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Exclusive: Behind The Scenes Of Square Enix's The World Ends With You

How did Square Enix and Jupiter construct critically acclaimed DS title The World Ends With You? Gamasutra has exclusive excerpts from the postmortem, revealing how the team experimented with music game elements and command-based battles before set

October 15, 2008

5 Min Read

Author: by Staff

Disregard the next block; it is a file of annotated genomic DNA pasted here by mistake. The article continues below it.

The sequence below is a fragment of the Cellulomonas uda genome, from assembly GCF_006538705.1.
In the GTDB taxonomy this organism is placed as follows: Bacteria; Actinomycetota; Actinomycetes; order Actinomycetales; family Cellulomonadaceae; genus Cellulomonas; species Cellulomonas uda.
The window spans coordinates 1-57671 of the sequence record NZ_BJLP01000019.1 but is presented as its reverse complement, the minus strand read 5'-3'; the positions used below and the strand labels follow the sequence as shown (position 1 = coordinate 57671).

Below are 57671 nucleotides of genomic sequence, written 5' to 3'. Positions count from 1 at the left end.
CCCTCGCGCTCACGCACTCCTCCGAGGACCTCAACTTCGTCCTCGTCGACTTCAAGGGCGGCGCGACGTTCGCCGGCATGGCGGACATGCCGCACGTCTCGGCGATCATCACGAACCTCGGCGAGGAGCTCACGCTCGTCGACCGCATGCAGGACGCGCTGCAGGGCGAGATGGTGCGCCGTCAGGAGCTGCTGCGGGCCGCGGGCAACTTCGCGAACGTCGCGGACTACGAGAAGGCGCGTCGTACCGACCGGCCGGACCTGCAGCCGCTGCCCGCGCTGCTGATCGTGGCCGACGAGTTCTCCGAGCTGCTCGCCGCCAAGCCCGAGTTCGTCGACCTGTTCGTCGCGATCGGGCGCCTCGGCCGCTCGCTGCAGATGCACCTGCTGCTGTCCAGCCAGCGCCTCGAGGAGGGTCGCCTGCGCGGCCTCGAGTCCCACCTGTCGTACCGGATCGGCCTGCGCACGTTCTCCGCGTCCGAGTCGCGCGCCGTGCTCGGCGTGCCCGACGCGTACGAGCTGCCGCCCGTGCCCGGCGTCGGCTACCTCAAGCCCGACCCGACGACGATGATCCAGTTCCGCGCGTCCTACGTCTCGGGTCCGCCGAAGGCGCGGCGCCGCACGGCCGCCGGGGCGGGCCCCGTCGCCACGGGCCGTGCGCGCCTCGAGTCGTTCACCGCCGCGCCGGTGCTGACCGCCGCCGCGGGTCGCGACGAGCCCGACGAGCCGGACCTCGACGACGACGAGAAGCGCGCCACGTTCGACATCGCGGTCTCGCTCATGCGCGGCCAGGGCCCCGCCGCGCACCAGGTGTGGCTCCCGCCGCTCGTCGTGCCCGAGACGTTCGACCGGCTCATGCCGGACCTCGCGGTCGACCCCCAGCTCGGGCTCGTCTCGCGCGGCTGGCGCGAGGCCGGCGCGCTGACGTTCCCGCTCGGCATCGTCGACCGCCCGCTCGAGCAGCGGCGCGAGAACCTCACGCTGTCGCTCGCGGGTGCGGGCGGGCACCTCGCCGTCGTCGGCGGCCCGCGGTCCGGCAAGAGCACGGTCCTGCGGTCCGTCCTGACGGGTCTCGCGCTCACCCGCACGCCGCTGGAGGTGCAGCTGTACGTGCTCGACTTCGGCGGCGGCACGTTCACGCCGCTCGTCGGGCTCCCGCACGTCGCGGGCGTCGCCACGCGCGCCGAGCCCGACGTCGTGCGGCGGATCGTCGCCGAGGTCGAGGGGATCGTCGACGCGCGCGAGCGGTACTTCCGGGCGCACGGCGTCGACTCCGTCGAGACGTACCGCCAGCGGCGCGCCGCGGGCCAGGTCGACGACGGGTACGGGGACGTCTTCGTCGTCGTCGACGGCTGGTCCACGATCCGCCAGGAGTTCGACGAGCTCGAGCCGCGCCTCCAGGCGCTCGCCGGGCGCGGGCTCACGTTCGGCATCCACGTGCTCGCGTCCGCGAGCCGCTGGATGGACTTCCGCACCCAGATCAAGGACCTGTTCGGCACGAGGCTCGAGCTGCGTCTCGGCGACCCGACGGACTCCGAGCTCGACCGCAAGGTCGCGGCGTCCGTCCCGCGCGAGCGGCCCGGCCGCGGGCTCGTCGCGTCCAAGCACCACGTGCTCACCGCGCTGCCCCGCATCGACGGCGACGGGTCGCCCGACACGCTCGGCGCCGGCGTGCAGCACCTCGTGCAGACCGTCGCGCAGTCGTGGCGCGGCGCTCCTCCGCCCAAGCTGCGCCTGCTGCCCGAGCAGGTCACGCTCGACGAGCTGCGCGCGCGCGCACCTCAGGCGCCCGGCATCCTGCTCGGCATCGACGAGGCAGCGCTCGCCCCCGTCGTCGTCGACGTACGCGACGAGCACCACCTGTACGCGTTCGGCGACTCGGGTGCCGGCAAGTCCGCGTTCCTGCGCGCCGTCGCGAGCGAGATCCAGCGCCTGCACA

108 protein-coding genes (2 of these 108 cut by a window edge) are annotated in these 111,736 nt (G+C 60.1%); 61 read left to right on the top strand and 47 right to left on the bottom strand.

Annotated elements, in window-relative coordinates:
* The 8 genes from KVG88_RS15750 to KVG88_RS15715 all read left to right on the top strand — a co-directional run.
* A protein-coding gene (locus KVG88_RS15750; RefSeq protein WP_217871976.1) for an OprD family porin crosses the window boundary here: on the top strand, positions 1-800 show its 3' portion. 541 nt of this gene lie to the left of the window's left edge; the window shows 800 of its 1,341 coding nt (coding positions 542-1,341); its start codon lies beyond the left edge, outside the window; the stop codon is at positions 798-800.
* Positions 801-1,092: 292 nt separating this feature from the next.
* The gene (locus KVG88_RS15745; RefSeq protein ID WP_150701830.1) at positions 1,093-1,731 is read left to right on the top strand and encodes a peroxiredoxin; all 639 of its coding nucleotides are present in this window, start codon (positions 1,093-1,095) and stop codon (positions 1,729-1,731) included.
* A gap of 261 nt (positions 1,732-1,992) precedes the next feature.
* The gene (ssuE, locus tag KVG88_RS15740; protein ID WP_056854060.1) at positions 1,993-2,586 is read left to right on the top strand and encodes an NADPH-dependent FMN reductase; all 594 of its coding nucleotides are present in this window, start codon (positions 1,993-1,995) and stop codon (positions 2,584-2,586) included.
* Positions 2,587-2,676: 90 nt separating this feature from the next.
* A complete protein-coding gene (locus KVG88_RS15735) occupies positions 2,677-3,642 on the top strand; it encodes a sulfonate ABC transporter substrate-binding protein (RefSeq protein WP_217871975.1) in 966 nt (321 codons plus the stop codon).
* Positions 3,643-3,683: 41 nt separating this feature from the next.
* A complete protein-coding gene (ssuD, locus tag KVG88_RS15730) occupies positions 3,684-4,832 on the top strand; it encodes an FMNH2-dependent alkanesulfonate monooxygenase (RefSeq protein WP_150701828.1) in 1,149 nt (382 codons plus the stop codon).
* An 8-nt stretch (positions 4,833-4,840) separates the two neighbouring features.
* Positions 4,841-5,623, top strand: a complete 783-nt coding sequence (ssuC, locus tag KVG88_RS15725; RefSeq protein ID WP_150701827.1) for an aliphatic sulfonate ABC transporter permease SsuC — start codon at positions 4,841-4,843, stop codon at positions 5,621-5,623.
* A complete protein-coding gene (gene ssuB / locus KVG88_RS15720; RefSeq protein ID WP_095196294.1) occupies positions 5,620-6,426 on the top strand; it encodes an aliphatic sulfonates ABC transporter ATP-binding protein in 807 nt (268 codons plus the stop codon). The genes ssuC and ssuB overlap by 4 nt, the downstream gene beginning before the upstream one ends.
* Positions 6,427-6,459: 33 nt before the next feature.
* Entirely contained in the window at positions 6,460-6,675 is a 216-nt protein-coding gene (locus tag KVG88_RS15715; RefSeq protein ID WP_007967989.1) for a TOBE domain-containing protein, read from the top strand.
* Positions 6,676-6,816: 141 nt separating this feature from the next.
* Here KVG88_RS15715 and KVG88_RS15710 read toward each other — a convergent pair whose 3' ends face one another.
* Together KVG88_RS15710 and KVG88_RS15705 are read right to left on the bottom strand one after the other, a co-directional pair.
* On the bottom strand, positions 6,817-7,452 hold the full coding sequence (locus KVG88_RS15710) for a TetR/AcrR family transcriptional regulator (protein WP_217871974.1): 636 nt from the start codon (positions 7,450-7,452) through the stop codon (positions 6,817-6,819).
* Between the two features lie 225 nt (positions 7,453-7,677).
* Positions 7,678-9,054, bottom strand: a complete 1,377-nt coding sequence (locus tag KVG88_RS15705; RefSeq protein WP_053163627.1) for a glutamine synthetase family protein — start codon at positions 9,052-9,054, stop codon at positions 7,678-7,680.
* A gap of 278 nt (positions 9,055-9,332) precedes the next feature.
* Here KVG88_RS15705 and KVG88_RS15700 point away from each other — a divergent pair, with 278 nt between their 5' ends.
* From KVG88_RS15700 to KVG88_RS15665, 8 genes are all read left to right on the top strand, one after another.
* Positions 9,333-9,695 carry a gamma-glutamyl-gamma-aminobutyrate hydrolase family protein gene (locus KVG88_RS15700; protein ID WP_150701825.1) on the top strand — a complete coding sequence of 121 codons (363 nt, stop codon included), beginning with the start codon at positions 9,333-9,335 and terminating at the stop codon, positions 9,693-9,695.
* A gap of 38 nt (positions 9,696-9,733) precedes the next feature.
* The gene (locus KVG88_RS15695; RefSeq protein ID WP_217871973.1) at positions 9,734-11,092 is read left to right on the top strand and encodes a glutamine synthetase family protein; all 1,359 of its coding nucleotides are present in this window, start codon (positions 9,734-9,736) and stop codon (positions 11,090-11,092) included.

The latest issue of Gamasutra sister publication Game Developer magazine includes a creator-written postmortem on the making of Square Enix and Jupiter's The World Ends With You, the unusual 2D Nintendo DS RPG set in modern-day Japan. These extracts reveal how the two studios behind the project faced the obstacles of early, perhaps overambitious, design goals, but succeeded in creating a new intellectual property -- a fairly uncommon occurrence at Square Enix. Artist Takeshi Arakawa, graphic designer Tomohiro Hasegawa, and animator Tatsuya Kando -- leads on the project -- crafted the postmortem, which was introduced in Game Developer as follows: "The World Ends With You was a departure for Square Enix -- a new IP, done in 2D, and set in real-world locations. The game took three creative leads who had never directed a game before, and threw them to the wolves. They learned, as do we all, that it's not as easy as it seems." Dual-Screen Battles, Or "What's Going On Here?" From early in development, the game was to have simultaneous battles on two screens, one of the game's most unusual features -- but the practical design implementation of that request was more difficult than expected. Here the team explains: "The original concept of dual-screen battles came from creative producer Tetsuya Nomura, but it was easier said than done. Fighting battles on the lower screen using the touch panel was our original concept, and turned out as well as we expected. But our biggest headache stemmed from the battles in the upper screen. "We threw a number of ideas at the wall to see what stuck, like command-based battles or even music games. At first, we were determined that the player would have to fight on both screens at once, but after trying out a few systems we realized the error of our ways. "Why did we have to make the user do anything in the upper screen at all? Once we left our creative egos at the door and looked at things through the player's eyes, we realized what was wrong. We had to make the user want to fight on both screens, but still provide the automatic combat if they elected to avoid it. "This sped things up and we arrived at the battle system we have today, where the player can simply let the battle progress in the upper screen by itself, or actively fight using the control pad. I regret that we hadn't come up with this solution earlier." The Management And Development Culture Clash With two development houses in two different cities, the team suffered a lot of headaches resulting from coordination issues. As the trio of leads writes: "The game was developed by Square Enix in Tokyo and Jupiter in Kyoto. While we originally commissioned Jupiter as the developer, we wound up with more creative crossover than we thought. The Square-side directors got involved in the gameplay design elements, while Jupiter went beyond the call of duty and assisted with the game planning. "The cooperative endeavor resulted in a fantastic product, but it came at a price. Square and Jupiter have very different development cultures, but it took us a while to realize it. We assumed all companies' development processes were the same -- that our way was the standard. Once we met up and reached a consensus on how to do things, work proceeded much more smoothly. "Geographically, we were very distant as well-it takes about two hours to get between Tokyo and Kyoto via bullet train. It was critical that we met in person, but this ended up costing us time, and it hurt the schedule at every step. We had weekly telephone conferences, but it was hard for us to 'read' each other over the line. Sadly, we were unable to do video conferencing, which I believe would have resulted in a more open, jam-session sort of feel." Getting To Go Wild With Original IP And Gameplay Concepts A liberating aspect of development that is unusual in the franchise-heavy Square Enix was the mandate to create a new game in a new setting. The team explains: "The project began with constant brainstorming and idea-sharing between the three of us. As this was our first game as directors, a healthy dose of paranoia prompted daily brainstorming meetings. These sessions established a strong sense of camaraderie and led for better overall communication, allowing us to constantly meet our deadlines without any serious delays. "From the beginning we were determined to create an original IP-something that wasn't another Final Fantasy or Kingdom Hearts. This led us to choose the Shibuya district in Tokyo as the game's setting. At first we thought the Shibuya locale would be a turnoff to overseas players, but the district's uniqueness adds a certain reality and depth that we couldn't have recreated in a fantasy setting, and it lets players identify more with their in-game counterparts, who are fighting for their lives in the 'real world.' "It turns out we were successful -- even a year after the game's Japanese release, hardcore fans are still organizing tours of the real Shibuya to compare it to the game world." Additional Info The full postmortem, including a great deal more insight into The World Ends With You's development, with "What Went Right" and "What Went Wrong" reasoning, is now available in the October 2008 issue of Game Developer magazine. The issue also includes Game Developer's annual list of Top 20 Publishers and a fascinating biometrics-sourced analysis of player emotions -- plus tool reviews, special career sections, Matthew Wasteland's humor column, and development columns from Power of Two's Noel Llopis, Bungie's Steve Theodore, Lucasarts' Jesse Harlin, and BioWare's Damion Schubert. Yearly print and digital subscriptions to Game Developer are now available, and all digital subscriptions now include web-browsable and downloadable PDF versions of the magazine back to May 2004, as well as the digital version of the Game Career Guide special issue. In addition, the October issue of Game Developer is available in paid single-issue digital form (viewable in a web browser, and with an associated downloadable PDF).